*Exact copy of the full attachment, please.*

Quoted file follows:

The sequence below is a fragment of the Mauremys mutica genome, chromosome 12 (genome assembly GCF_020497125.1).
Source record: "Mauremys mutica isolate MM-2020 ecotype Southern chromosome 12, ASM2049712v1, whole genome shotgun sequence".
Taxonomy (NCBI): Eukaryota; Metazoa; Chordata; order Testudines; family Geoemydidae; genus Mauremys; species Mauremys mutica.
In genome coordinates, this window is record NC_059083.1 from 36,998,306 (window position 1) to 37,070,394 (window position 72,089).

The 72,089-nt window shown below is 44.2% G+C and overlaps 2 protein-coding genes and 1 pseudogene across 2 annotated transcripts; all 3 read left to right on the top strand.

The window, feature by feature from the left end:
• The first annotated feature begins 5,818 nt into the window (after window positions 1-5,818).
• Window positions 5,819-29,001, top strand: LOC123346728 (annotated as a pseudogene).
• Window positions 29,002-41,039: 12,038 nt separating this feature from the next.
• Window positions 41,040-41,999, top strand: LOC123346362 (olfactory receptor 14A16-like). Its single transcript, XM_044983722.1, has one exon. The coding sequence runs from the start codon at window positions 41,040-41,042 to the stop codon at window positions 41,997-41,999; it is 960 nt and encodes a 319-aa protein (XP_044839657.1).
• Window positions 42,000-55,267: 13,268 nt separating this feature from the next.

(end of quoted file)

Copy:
The sequence below is a fragment of the Mauremys mutica genome, chromosome 12 (genome assembly GCF_020497125.1).
Source record: "Mauremys mutica isolate MM-2020 ecotype Southern chromosome 12, ASM2049712v1, whole genome shotgun sequence".
Taxonomy (NCBI): Eukaryota; Metazoa; Chordata; order Testudines; family Geoemydidae; genus Mauremys; species Mauremys mutica.
In genome coordinates, this window is record NC_059083.1 from 36,998,306 (window position 1) to 37,070,394 (window position 72,089).

The 72,089-nt window shown below is 44.2% G+C and overlaps 2 protein-coding genes and 1 pseudogene across 2 annotated transcripts; all 3 read left to right on the top strand.

The window, feature by feature from the left end:
• The first annotated feature begins 5,818 nt into the window (after window positions 1-5,818).
• Window positions 5,819-29,001, top strand: LOC123346728 (annotated as a pseudogene).
• Window positions 29,002-41,039: 12,038 nt separating this feature from the next.
• Window positions 41,040-41,999, top strand: LOC123346362 (olfactory receptor 14A16-like). Its single transcript, XM_044983722.1, has one exon. The coding sequence runs from the start codon at window positions 41,040-41,042 to the stop codon at window positions 41,997-41,999; it is 960 nt and encodes a 319-aa protein (XP_044839657.1).
• Window positions 42,000-55,267: 13,268 nt separating this feature from the next.